In the midst of Navy Pier’s seasonal tourist traffic, the Chicago Cannabis Conference brought together local, regional and out-of-state minds on a mission to join in a pivotal event for the state of Illinois. The state’s Medical Cannabis Pilot Program was one of the conference’s hot topics on June 7 and 8, 2014. Hosted by My Compassion, a 501(c)(3) nonprofit medical cannabis organization, the conference focused on medical marijuana education and information. HempMeds was the event’s platinum sponsor.
“[The conference] was a success. The people here took away something that is very valuable, and it helped them to learn and understand what’s coming up here in Illinois,” said Heidi Parikh, My Compassion’s Founder and President.
Medical marijuana may have been the event’s impetus, but an array of panels, vendors and sponsors provided attendees with an opportunity to pursue additional interests including politics, regulation, free enterprise, investment, law, extraction and activism.
The vendor application on My Compassion’s site indicates that there were more than 200 vendor spaces available, but the organization had a final count of 52 participating vendors by the end of the event on Sunday. The cost of a vendor space ranged from $1,000-$2,000. While it is unfortunate that the CCC did not sell out in regards to vendors, it did make navigating the booths much more manageable. If there is a future CCC and more vendors participate, then it will likely require that the official program include a map identifying each vendor’s location.
According to Andrew Hard, Director of Public Relations for HempMeds, an estimated 1,200 people attended CCC on Saturday. It is quite possible that Sunday had a similar number of attendees. Single-day passes cost $15, but were $10 for Seniors. The two-day pass cost $25. Considering the vital work My Compassion does for medical marijuana education, it would be great to hear that the organization was able to generate a surplus from hosting this conference to put towards its advocacy efforts.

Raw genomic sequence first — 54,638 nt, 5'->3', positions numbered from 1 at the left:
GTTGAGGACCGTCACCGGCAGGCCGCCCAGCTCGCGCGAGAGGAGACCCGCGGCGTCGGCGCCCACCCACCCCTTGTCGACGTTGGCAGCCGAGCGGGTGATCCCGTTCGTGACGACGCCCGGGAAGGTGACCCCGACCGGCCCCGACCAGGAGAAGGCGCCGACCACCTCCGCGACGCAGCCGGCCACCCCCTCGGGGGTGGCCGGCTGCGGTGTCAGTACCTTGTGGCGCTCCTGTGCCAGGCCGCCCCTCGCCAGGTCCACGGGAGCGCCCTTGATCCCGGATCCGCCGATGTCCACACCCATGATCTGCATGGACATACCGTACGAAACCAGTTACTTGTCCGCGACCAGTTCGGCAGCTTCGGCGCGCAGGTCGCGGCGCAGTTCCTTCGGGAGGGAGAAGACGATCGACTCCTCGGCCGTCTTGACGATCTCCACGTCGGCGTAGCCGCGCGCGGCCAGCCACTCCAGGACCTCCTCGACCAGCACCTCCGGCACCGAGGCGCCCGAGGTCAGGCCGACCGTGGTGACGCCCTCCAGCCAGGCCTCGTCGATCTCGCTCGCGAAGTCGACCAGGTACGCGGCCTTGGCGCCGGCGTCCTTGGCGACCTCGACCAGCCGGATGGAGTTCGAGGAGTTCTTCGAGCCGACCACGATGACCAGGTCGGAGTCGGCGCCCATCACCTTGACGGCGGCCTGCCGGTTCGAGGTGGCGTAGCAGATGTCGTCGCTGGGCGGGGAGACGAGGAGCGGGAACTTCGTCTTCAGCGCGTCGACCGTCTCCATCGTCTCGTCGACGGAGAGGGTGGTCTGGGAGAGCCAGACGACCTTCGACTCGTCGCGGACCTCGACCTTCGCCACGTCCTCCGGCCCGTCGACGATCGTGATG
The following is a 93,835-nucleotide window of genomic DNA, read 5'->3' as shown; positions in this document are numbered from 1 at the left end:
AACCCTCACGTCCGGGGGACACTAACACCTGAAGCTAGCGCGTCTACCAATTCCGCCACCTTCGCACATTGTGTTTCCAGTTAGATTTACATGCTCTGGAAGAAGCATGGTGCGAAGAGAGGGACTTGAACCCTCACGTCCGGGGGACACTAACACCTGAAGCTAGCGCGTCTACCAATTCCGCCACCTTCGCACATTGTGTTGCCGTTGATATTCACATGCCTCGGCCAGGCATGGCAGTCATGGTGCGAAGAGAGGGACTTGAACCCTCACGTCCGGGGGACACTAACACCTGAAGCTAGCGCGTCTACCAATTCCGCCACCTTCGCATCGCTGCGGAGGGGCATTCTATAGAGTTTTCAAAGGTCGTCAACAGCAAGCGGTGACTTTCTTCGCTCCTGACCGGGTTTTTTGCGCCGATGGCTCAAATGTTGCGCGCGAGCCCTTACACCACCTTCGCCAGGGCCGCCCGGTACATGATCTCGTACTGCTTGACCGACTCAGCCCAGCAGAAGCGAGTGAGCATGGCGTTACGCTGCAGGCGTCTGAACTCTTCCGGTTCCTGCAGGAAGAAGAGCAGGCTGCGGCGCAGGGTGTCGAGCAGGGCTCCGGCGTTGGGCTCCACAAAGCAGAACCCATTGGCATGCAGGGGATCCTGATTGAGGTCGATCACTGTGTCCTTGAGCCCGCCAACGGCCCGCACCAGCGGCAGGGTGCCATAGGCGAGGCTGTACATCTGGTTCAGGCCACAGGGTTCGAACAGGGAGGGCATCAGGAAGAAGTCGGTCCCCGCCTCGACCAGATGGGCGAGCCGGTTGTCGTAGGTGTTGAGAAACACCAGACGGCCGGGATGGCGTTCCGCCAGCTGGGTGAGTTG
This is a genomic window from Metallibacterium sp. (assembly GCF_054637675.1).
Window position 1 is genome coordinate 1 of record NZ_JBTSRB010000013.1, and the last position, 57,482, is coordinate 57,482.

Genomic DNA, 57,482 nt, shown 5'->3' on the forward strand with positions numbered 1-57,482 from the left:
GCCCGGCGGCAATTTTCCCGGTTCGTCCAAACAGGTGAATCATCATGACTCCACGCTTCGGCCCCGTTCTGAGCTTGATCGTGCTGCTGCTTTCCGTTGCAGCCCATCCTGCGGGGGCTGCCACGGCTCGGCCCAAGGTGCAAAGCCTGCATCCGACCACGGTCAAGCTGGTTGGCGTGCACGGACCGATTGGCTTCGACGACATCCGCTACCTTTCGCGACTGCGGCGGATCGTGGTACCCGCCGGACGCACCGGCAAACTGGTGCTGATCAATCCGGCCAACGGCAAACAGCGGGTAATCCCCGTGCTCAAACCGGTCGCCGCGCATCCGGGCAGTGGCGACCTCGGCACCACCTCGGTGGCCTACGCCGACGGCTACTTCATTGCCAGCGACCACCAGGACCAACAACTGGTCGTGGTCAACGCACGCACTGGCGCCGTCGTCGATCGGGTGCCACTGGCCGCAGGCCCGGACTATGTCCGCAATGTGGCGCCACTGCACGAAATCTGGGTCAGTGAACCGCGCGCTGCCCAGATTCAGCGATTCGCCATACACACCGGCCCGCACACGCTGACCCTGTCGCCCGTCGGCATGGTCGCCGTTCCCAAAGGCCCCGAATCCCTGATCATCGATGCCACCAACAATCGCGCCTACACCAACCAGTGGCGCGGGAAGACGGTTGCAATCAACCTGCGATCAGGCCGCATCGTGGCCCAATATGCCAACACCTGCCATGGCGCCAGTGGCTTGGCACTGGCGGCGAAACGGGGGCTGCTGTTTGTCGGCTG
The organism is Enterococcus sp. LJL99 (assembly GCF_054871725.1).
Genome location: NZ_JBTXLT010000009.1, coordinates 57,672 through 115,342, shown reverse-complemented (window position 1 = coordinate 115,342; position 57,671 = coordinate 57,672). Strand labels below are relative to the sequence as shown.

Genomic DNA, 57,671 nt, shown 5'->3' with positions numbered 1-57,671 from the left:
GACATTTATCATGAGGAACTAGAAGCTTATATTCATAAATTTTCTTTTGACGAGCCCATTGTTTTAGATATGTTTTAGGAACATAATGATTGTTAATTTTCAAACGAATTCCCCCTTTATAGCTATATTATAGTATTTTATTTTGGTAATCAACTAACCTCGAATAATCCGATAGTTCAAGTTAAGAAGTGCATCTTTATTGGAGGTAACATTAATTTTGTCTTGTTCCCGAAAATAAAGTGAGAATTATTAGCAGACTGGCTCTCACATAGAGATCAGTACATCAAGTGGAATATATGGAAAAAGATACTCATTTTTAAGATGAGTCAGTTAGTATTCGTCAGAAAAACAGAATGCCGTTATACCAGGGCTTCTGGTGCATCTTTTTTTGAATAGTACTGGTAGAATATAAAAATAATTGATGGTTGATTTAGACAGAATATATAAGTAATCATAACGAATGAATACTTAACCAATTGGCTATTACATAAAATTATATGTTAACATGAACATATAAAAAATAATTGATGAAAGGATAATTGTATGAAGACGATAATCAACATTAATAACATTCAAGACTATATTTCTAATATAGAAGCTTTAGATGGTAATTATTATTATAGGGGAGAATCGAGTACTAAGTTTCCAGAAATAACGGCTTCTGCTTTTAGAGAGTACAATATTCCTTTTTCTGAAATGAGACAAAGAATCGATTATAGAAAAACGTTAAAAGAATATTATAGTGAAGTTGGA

The CCC promoted authentic dialogue between speakers, vendors, sponsors and attendees. The ArcView Group’s investment presentation truly exemplified this atmosphere on June 7. While waiting for the presentation’s official start time, Troy Dayton, CEO of ArcView, invited willing individuals in the audience to introduce themselves and their reasons for attending. It may seem minor, but that small act may have eased the tension of anxious entrepreneurs and investors.
In addition to approachable panelists, earnest patrons further enhanced the atmosphere. Andy Joseph, Founder and President of Apeks Supercritical, a manufacturer of CO2 hash oil extraction systems, was pleasantly surprised that his highlight for the conference was “the quality of the people.”
Joseph explained how he usually has to spend time educating in a new state before he can develop any prospects or leads, but this was not the case with patrons of CCC. “They are knowledgeable about the product. They’ve been on the website, know what’s going on and are asking intelligent questions.”
Joseph was not alone in his observation regarding the crowd. Patrick Vo, Chief Operating Officer for BioTrackTHC, a seed-to-sale medical marijuana software company, echoed sentiments similar to Joseph. “There was a great turn out. We’ve had a lot of people come up to our booth and ask us some really good questions,” Vo said.
Kevin Gregory and Chris Galgoczy, representatives with Bhang Medicinal Chocolate, appreciated CCC’s medical focus as an “opportunity to connect with patients.” A volunteer with Illinois Medical Marijuana Advocates also noted the good feeling he got from “helping people sign up.”
Phillip Petersen, Chief Operating Officer for the Illinois chapter of NORML, pointed out, “It’s a very strange world we live in. I’m hoping to make a little more sense of it through our efforts here.” Petersen’s efforts were worth it because he later noted, “We’ve signed up more memberships this weekend than I think I’ve ever signed up in any one place.”
My Compassion’s conference acted as a crash course in medical marijuana education. For the attentive, the conference offered an opportunity to build alliances and partnerships in an industry that is ready to assert its legitimacy in Illinois. This was $25 well invested.